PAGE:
BERLIN - Praise and excitement were in the air Monday for the delayed debut of the new Hartford Line commuter rail service.
Proposed in 2009, the $769.1 million Hartford Line, paid for through state and federal funds, provides train service between New Haven and Springfield, Mass., with stops at Wallingford, Meriden, Berlin, Hartford, Windsor and Windsor Locks.
The project brought with it new stations in Berlin, Wallingford and Meriden, with improvements at the Hartford and the New Haven State Street Station.
It also added a second track between New Haven and Hartford and is looking to add a second track for between Hartford and Springfield.
“It’s the best thing ever, honestly,” said Sef Ben, of New Britain, who was checking out the new Berlin station.
He said he works in New Haven and Northwest Massachusetts, so the line gives him the option of not needing to drive everywhere.
The new commuter line brings an increase from just 12 Amtrak trains running between New Haven and Springfield to 37 between New Haven and Hartford, and 24 continuing to Springfield.
Both the Amtrak trains and the new CTrail Hartford trains - those operated by the state through management from TransitAmerica Services and Alternate Concepts - are accessible on the line.
Trains will travel up to 110 mph, so a trip from New Haven is expected to take 81 minutes, with trains scheduled to run about every 45 minutes.
A one-way ticket from Berlin to New Haven costs $6, while a ticket to Springfield costs $8.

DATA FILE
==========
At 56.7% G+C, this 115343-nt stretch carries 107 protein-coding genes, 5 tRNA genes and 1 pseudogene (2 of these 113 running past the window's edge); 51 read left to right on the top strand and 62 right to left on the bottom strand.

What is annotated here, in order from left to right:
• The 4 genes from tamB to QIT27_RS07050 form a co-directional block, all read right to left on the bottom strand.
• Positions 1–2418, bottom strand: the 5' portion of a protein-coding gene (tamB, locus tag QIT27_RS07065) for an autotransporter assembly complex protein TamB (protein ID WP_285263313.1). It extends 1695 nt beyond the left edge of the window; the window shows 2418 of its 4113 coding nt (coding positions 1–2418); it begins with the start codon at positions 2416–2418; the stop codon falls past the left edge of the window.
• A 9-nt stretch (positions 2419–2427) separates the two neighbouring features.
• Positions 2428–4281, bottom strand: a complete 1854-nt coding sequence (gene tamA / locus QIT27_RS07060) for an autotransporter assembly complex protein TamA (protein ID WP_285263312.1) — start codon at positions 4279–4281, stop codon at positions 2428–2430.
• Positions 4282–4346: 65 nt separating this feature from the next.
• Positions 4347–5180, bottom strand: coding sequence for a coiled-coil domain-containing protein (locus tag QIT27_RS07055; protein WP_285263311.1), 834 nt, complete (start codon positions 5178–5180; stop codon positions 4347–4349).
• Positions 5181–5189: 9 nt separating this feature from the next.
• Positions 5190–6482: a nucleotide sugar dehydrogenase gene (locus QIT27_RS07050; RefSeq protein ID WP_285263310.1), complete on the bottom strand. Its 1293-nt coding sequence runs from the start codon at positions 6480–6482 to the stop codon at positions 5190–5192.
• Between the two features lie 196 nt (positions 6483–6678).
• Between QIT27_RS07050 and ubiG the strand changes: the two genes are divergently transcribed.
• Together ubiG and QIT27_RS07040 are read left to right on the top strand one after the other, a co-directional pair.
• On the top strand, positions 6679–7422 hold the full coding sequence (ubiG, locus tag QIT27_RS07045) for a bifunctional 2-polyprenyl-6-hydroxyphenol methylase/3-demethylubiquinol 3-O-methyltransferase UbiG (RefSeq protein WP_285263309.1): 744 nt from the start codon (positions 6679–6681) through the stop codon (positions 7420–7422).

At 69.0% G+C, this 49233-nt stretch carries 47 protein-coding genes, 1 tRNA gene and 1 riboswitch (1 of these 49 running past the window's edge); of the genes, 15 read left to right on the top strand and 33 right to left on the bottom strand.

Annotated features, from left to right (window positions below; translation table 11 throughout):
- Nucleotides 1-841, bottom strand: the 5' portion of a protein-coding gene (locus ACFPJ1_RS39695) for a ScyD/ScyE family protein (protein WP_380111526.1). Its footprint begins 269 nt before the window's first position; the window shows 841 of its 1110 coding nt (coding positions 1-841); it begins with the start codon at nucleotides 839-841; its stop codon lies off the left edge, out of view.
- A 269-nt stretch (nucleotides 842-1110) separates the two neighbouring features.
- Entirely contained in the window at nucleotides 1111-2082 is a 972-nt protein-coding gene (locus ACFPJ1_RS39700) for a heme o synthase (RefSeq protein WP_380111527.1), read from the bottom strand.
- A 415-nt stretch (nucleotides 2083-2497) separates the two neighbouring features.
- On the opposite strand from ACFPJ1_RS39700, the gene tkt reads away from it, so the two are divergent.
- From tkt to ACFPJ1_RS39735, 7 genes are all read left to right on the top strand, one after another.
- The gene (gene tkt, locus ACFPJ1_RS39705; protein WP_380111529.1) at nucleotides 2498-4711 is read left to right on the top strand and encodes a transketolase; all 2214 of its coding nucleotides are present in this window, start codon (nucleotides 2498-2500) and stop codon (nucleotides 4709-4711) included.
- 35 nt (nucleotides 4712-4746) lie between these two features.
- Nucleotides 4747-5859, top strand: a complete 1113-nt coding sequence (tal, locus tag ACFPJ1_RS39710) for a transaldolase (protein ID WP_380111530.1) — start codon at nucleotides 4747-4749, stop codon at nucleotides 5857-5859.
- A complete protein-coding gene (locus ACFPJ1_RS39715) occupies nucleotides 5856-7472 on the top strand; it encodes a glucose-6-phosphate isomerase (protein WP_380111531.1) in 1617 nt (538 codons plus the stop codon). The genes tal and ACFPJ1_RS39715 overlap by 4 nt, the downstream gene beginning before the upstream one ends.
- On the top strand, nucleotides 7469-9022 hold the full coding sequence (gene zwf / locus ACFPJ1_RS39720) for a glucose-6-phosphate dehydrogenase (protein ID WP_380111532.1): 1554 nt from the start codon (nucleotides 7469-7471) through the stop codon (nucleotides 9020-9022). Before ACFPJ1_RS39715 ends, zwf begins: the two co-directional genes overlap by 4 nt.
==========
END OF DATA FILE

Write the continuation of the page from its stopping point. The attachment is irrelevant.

Tickets can be bought online at hartfordline.com, or via touch-screen machines at stations.
Parking at the Berlin station accommodates 220 cars and is free until Sept. 4, after which it will cost $2 daily or $20 monthly.
“It’s convenient,” said Mike Sullivan, who said he now doesn’t have to drive over an hour to Springfield to visit family,
Craig Lentini, the owner of Tavern on the Trax, a restaurant next to the station, said he’s excited about the patrons that new ridership could bring to his business and others in the area.
John Mattie, a former Berlin resident who now lives in Farmington, said the new line “allows business to get a greater pool of employees,” by allowing employees to easily travel from greater distances.
He said he was pleasantly surprised to see how cheap his ticket to New Haven was and was glad he didn’t have to drive there anymore. “My only criticism is we probably should’ve done this 20 years ago.”
Future stations are expected in North Haven, Newington, West Hartford and Enfield.
Over the weekend, 21,850 riders rode the trains for free, according to Gov. Dannel Malloy.